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TRON: Evolution


TRON: Evolution

ESRB: Teen - T
Platform: PS3
Category: Action Games

Developer: Propaganda Games
Publisher: Disney Interactive


1 Player
2-10 Players Online
Required HDD Space: 1.9 GB
HDTV: 720p/1080i/1080p
Dual Shock 3
Messaging/Friend Invite in Game
Add-On Content
PlayStation Home

TRON has a special place in my heart. I remember seeing the original movie at a local twin cinema with my brother. It was an amazing experience to see such cutting edge graphics on the big screen. The whole idea of seeing a ‘living’ side to a computer world was a first for me, even if it wasn’t real. Well Disney is releasing the sequel to the original movie called TRON: Legacy, so it was expected that we would see a videogame adaptation of some sort. TRON: Evolution is one such game. It is out on both the Xbox 360 and PS3. I had a chance to review the final retail version for the PS3, and after my time with it I have to say I enjoyed it; but with that in mind there is no doubt that it is not game of the year material.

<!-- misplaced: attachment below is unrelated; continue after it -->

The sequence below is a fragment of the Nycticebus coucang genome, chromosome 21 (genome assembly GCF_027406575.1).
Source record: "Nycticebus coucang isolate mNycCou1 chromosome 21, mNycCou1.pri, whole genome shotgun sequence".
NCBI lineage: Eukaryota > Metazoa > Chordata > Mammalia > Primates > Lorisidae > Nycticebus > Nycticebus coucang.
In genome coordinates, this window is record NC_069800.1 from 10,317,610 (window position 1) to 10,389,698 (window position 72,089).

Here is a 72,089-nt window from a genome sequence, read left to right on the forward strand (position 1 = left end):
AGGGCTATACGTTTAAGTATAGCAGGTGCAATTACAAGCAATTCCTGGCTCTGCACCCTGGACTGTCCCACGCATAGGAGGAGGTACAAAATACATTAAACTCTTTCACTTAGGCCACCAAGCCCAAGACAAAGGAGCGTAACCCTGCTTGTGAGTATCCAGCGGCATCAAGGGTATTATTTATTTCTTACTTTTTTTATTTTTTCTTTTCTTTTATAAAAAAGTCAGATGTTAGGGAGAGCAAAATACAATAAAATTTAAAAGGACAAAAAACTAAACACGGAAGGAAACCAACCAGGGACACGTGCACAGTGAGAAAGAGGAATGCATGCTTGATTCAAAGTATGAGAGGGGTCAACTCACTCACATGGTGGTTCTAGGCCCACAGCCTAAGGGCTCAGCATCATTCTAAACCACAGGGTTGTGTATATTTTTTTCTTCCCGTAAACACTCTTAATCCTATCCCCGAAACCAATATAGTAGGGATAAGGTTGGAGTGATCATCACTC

Visually, TRON: Evolution is a pretty good looking game. There is no doubt that the style we have seen in the TRON: Legacy trailers plays a major part in this game — from the colours to the outfits, it is very futuristic indeed. You’ll find a lot of blue and orange neon strips throughout the game that seem to benefit from the HD power of the PS3. I didn’t find any technical issues as I played, such as screen tearing or draw in. You may, and I use the word may, come across some slowdown now and then, but this is far and few between. The PS3 version supports 3D TV’s, unfortunately I did not get to try this out as I don’t have any of the current 3D displays.